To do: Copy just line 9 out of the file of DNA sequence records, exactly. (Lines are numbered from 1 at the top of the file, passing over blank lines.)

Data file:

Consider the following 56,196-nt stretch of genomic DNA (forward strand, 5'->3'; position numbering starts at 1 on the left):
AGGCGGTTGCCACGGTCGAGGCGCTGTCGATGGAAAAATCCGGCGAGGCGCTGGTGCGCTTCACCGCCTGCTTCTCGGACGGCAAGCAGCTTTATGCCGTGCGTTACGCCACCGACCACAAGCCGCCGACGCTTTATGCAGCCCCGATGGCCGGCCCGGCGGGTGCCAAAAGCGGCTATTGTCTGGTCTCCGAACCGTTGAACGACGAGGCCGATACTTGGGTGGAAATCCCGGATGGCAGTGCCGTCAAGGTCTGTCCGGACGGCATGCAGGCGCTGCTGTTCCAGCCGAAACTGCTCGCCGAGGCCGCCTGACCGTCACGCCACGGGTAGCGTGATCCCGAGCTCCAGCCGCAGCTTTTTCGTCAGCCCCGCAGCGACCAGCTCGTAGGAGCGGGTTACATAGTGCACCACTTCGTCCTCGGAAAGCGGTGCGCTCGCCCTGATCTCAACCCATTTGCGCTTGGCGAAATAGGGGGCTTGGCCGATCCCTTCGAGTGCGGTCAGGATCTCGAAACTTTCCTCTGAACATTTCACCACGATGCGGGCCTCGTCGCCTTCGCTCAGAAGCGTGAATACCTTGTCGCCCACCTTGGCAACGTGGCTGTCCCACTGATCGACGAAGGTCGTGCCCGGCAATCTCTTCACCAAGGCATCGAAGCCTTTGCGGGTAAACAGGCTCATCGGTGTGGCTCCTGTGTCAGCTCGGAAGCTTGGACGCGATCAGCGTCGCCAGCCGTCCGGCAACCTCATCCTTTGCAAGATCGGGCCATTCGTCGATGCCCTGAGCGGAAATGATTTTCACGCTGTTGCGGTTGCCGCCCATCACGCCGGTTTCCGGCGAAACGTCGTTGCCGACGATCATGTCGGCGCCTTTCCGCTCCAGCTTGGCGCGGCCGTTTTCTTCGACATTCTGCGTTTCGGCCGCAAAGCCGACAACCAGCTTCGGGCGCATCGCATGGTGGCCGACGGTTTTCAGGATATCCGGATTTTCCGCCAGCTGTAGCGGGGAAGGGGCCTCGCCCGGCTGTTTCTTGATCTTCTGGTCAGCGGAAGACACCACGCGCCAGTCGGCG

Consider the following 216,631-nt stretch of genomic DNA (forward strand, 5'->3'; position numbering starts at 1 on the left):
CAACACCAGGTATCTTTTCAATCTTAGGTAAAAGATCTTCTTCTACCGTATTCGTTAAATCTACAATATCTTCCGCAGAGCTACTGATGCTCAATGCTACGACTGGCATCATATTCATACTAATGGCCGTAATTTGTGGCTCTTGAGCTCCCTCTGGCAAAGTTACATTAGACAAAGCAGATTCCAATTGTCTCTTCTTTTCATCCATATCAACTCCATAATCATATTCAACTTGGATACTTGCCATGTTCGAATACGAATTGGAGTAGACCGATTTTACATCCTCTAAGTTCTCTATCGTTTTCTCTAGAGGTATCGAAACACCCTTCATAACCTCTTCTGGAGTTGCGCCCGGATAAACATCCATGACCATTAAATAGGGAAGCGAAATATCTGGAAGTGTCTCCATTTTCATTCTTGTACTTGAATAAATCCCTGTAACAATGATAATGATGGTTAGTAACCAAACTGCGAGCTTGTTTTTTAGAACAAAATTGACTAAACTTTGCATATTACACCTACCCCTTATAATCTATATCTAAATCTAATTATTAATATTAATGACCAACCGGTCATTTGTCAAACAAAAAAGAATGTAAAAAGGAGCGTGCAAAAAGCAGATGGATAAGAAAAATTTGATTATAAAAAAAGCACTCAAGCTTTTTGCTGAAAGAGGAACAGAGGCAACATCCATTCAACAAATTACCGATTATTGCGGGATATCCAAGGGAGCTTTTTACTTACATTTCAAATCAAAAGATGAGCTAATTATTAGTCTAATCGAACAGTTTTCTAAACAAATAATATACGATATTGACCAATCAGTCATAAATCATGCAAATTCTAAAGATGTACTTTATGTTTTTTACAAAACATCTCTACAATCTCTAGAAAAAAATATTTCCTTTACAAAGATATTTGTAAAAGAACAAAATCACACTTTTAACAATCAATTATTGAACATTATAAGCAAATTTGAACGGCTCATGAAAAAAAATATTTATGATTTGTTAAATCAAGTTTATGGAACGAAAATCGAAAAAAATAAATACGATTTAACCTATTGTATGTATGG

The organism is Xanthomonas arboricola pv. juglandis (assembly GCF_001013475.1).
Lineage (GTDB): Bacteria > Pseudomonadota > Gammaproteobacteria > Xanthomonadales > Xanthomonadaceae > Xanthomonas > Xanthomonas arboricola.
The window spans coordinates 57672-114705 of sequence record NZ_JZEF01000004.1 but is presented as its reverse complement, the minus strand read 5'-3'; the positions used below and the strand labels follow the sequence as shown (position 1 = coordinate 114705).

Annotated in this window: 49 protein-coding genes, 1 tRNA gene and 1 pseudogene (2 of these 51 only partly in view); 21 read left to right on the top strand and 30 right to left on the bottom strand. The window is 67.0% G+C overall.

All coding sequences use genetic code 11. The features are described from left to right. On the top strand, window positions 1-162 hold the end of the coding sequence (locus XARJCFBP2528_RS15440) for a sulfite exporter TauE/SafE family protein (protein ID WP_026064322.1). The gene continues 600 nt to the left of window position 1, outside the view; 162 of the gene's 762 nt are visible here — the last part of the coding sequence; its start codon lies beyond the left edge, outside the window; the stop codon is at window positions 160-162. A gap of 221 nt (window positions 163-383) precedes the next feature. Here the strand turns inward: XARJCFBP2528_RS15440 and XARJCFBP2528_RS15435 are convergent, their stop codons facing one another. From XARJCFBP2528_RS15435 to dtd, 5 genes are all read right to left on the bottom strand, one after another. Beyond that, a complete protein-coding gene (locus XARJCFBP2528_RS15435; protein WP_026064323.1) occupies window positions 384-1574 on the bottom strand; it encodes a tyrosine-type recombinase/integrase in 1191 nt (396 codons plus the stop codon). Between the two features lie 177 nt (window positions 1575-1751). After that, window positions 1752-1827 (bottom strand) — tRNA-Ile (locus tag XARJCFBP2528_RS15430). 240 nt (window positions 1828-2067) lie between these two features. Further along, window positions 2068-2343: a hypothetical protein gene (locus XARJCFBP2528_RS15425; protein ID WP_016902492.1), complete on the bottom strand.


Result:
All coding sequences use genetic code 11. The features are described from left to right. On the top strand, window positions 1-162 hold the end of the coding sequence (locus XARJCFBP2528_RS15440) for a sulfite exporter TauE/SafE family protein (protein ID WP_026064322.1). The gene continues 600 nt to the left of window position 1, outside the view; 162 of the gene's 762 nt are visible here — the last part of the coding sequence; its start codon lies beyond the left edge, outside the window; the stop codon is at window positions 160-162. A gap of 221 nt (window positions 163-383) precedes the next feature. Here the strand turns inward: XARJCFBP2528_RS15440 and XARJCFBP2528_RS15435 are convergent, their stop codons facing one another. From XARJCFBP2528_RS15435 to dtd, 5 genes are all read right to left on the bottom strand, one after another. Beyond that, a complete protein-coding gene (locus XARJCFBP2528_RS15435; protein WP_026064323.1) occupies window positions 384-1574 on the bottom strand; it encodes a tyrosine-type recombinase/integrase in 1191 nt (396 codons plus the stop codon). Between the two features lie 177 nt (window positions 1575-1751). After that, window positions 1752-1827 (bottom strand) — tRNA-Ile (locus tag XARJCFBP2528_RS15430). 240 nt (window positions 1828-2067) lie between these two features. Further along, window positions 2068-2343: a hypothetical protein gene (locus XARJCFBP2528_RS15425; protein ID WP_016902492.1), complete on the bottom strand.